When marathon silver medalist Feyisa Lilesa crossed the finish line at the Rio Olympics, he crossed his arms above his head in an “X”, a sign of protest against the Ethiopian government’s treatment of his people, the ethnic Oromo.
The champion runner did not return home after the Olympics, fearing for his safety even though the government said he would not be punished.
“[I knew] I would be jailed or killed if not, I would [never be allowed] out of that country and allowed to participate in any international competition or race at all,” Lilesa told the Thomson Reuters Foundation.
“I am quite sure those things would happen to me,” he said in a Skype interview from Rio, where he has been staying since Monday when the rest of his teammates returned to Ethiopia.
The Oromia region, home to more than 25 million Oromos, has been riven by unrest for months over land rights and allegations of human rights violations.
Lilesa, 26, is one of thousands of Ethiopians estimated by activists to have left the country amid a security crackdown on demonstrations sparked by a conflict over land-use policies.
Human Rights Watch estimated 400 demonstrators were killed by security forces between November and June during protests triggered by government plans to include some parts of Oromia within the capital Addis Ababa’s limits.
Up to 100 were shot in a single weekend in August when security forces also shut down the internet for 48 hours, according to activists.
Thousands more have been arrested, including the prominent Oromo activist Bekele Gerba, who was taken from his home in December.
The government, which disputes the death toll and says the protests are being staged illegally, stoked by rebel groups and overseas-based dissidents, did not respond to several requests by the Thomson Reuters Foundation for a comment.
Fear of reprisals
Lilesa’s fear of being jailed upon his return home reflects the experiences of other Ethiopians who have spoken out against the government.
In the Greek capital Athens, 26-year-old Muaz Mahmud Ayimoo is staying in a cramped apartment with five other Oromo friends who are traveling with him.
A student from Haro Dumal city in Oromia, Ayimoo was arrested by authorities and imprisoned for a month last November after he attended several non-violent protests along with fellow students.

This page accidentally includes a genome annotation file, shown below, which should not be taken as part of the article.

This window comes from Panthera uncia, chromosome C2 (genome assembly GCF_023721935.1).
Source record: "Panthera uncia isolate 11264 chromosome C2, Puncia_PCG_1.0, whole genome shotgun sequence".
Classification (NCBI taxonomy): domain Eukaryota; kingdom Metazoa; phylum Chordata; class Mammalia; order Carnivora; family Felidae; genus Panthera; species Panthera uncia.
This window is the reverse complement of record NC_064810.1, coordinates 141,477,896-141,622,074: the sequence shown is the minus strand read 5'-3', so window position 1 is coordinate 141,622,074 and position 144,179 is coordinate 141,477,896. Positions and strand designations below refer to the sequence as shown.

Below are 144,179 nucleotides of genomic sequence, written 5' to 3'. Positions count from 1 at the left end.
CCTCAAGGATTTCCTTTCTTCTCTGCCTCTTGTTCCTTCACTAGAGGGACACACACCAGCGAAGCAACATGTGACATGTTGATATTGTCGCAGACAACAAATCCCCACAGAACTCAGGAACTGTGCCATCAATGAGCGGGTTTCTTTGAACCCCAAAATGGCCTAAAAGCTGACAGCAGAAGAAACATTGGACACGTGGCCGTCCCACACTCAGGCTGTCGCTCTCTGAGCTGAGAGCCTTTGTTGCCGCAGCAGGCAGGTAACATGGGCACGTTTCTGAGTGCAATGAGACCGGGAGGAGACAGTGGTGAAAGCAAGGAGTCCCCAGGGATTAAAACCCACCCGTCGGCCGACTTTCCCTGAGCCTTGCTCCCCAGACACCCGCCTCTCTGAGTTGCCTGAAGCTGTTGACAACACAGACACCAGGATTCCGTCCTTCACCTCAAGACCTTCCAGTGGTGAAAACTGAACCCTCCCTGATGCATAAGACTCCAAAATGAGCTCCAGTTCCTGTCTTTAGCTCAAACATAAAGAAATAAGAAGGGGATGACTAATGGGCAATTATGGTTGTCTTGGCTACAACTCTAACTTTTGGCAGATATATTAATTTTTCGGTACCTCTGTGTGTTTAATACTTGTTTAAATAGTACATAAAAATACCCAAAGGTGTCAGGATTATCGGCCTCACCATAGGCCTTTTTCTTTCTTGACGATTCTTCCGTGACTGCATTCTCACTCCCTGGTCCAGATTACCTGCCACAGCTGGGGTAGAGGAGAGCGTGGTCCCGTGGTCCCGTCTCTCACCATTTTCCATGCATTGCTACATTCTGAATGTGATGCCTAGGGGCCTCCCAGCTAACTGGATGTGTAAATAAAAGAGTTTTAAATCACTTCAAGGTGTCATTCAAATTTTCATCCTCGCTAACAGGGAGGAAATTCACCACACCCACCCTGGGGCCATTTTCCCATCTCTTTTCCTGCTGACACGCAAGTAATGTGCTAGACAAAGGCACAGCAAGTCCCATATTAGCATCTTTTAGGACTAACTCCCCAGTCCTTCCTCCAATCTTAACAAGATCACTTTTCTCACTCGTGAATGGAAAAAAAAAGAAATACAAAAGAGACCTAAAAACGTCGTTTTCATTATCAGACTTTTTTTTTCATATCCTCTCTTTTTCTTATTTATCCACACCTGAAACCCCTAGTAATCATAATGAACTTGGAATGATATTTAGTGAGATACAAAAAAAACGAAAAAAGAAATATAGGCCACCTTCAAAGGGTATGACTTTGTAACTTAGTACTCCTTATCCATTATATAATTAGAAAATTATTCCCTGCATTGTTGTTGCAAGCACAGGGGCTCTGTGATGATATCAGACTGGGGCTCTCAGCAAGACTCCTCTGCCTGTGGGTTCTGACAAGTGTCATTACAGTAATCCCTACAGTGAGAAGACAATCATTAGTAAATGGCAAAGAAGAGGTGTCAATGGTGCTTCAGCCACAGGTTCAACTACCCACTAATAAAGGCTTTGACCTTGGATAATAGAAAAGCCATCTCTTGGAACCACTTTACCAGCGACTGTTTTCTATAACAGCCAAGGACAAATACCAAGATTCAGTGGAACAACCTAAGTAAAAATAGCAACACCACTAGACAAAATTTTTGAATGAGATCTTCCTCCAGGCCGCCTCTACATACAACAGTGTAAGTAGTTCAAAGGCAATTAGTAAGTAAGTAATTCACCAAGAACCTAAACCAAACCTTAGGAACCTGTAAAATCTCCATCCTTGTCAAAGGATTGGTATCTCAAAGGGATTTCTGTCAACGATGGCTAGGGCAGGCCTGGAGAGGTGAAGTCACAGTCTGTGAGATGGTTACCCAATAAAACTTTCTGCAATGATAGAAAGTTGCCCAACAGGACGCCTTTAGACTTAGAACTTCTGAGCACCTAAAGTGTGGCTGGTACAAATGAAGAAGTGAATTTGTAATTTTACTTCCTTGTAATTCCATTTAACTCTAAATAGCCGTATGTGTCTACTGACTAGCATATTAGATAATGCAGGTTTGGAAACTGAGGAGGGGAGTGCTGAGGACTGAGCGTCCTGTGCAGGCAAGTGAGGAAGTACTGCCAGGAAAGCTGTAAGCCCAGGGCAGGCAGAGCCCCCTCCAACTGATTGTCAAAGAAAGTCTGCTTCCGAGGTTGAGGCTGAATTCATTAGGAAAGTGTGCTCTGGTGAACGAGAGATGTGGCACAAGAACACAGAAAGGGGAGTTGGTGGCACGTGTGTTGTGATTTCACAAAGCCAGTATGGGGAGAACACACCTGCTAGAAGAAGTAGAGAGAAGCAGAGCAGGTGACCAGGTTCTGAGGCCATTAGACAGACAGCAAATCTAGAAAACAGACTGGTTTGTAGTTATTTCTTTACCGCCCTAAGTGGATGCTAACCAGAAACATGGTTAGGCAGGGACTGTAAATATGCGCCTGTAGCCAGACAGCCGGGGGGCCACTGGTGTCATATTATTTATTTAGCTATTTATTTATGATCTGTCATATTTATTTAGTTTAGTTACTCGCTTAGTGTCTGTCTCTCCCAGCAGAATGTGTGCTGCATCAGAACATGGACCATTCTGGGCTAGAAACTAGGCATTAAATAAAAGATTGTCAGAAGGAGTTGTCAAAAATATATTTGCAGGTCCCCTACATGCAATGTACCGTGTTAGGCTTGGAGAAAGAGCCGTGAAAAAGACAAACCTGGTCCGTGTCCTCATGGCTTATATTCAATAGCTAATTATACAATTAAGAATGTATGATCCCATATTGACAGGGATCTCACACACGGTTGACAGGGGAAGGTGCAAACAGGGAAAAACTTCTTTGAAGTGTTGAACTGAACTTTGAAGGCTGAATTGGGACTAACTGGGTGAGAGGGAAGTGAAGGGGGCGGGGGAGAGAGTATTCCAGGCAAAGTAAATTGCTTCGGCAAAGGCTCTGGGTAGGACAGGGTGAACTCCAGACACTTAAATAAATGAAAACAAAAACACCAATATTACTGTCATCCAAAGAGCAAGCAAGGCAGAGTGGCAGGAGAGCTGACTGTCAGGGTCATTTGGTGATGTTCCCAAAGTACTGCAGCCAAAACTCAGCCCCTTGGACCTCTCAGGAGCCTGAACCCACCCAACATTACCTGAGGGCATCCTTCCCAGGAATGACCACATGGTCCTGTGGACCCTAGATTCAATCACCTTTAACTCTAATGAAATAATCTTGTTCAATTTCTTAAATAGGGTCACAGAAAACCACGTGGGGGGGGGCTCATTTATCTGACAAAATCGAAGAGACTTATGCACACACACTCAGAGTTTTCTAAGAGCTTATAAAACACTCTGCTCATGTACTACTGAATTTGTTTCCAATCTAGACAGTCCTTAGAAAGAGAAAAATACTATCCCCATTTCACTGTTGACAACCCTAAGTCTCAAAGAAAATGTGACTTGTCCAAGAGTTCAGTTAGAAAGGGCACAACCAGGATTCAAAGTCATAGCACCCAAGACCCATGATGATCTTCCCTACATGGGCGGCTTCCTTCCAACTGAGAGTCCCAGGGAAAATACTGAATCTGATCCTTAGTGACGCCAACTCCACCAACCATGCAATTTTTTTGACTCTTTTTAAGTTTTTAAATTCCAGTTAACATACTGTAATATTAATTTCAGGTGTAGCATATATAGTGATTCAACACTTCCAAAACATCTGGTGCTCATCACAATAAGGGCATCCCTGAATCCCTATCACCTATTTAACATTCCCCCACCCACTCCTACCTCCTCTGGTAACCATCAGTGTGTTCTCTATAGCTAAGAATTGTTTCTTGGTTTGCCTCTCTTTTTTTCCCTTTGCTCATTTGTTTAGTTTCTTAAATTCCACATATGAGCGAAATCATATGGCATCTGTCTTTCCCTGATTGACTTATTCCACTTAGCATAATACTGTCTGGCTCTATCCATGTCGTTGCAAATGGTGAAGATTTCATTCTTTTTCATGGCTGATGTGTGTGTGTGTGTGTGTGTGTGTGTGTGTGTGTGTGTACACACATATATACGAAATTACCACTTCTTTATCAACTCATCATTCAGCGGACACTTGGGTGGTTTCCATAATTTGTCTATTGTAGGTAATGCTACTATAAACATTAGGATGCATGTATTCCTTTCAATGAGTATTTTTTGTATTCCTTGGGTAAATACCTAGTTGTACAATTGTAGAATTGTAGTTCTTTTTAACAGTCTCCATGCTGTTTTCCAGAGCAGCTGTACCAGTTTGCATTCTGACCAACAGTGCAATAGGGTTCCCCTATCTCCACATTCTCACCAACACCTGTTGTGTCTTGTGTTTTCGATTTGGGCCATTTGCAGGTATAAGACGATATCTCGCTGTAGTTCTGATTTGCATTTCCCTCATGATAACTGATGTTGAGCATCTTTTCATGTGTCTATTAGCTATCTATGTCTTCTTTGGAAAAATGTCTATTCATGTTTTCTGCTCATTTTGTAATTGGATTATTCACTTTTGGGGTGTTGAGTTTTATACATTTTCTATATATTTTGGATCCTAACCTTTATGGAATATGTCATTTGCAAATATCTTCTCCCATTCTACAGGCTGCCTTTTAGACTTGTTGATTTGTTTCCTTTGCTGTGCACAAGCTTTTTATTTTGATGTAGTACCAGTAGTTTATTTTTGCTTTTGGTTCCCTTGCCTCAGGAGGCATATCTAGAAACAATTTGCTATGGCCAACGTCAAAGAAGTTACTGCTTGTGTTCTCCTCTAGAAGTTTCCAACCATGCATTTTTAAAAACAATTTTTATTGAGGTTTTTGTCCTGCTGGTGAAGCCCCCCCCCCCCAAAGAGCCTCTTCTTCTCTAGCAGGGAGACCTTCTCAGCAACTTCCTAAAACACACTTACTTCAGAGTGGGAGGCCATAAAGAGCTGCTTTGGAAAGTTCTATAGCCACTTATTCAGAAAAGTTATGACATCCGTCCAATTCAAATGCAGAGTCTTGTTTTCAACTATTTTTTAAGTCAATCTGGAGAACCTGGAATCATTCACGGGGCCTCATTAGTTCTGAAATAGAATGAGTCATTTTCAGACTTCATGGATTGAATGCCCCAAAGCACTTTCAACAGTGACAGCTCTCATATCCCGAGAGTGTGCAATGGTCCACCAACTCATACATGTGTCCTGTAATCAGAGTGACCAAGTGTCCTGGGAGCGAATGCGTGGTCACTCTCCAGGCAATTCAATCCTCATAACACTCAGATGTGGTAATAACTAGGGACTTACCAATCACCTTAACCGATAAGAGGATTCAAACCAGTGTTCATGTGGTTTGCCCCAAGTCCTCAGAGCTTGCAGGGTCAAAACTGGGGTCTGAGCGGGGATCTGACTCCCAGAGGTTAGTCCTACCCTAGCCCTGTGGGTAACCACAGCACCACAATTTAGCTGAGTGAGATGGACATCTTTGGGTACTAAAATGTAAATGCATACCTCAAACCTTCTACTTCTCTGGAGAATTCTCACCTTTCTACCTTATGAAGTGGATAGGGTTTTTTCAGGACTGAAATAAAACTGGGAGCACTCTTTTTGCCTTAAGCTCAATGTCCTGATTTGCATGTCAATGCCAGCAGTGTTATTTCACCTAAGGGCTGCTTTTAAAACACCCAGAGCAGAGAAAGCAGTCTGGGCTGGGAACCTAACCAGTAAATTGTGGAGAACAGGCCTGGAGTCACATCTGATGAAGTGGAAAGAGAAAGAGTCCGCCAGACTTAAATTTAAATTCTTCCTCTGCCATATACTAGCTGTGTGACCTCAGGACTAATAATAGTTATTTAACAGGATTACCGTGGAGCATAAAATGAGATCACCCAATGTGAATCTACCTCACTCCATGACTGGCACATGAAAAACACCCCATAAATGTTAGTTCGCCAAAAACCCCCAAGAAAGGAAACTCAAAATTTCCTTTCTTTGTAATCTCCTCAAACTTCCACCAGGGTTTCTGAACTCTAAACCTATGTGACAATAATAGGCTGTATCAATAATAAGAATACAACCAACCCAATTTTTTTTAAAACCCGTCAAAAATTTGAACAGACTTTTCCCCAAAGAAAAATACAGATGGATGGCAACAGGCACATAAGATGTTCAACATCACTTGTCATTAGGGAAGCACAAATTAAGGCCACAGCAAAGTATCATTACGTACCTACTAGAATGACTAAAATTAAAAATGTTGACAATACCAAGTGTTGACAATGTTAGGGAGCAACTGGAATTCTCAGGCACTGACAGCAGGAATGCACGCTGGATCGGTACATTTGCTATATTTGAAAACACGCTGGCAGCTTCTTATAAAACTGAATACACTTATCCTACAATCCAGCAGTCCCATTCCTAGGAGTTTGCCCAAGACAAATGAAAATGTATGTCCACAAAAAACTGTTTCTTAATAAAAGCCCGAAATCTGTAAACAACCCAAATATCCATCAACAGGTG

Conditions for those detained were wretched and abuse was regular, Ayimoo said.
“They used to take us out one by one, torture us with electricity and beat us badly,” he told the Thomson Reuters Foundation.
Ayimoo’s family in Ethiopia paid a bribe for his release, later selling everything they had to get him to Europe.
“I can’t go back because I would lose my life,” he said.
Those in Athens are the lucky ones: Ayimoo’s wife and baby girl drowned in April after the boat they were on crossing the Mediterranean from Libya sank, killing hundreds, according to survivors.
“I could hear the screaming of my baby as I fell, I couldn’t save my family,” he said.
Other Ethiopians now following the unrest from abroad include the journalists of the Oromia Media Network, a dissident satellite TV channel broadcasting into Ethiopia in the Oromo language from Minneapolis in the United States, a city home to around 40,000 Oromo.
“We became part of the whole protester story,” said Jawar Mohammed, executive director of the network, which he said is watched by more than 11 million people in the Middle East and Africa at peak times.
Mohammed also regularly posts updates on his Facebook page, with more than 800,000 followers, about the unrest in his homeland.
Abel Wabella, 30, an activist who wrote for Zone9, a blog which focused on social and civic issues in Ethiopia, was imprisoned between April 2014 and October 2015 in what critics say was an attack on press freedom.
“I think the government is not ready for real reform the people are demanding right now. The people are tired of their false promises and will escalate their resistance,” he said.
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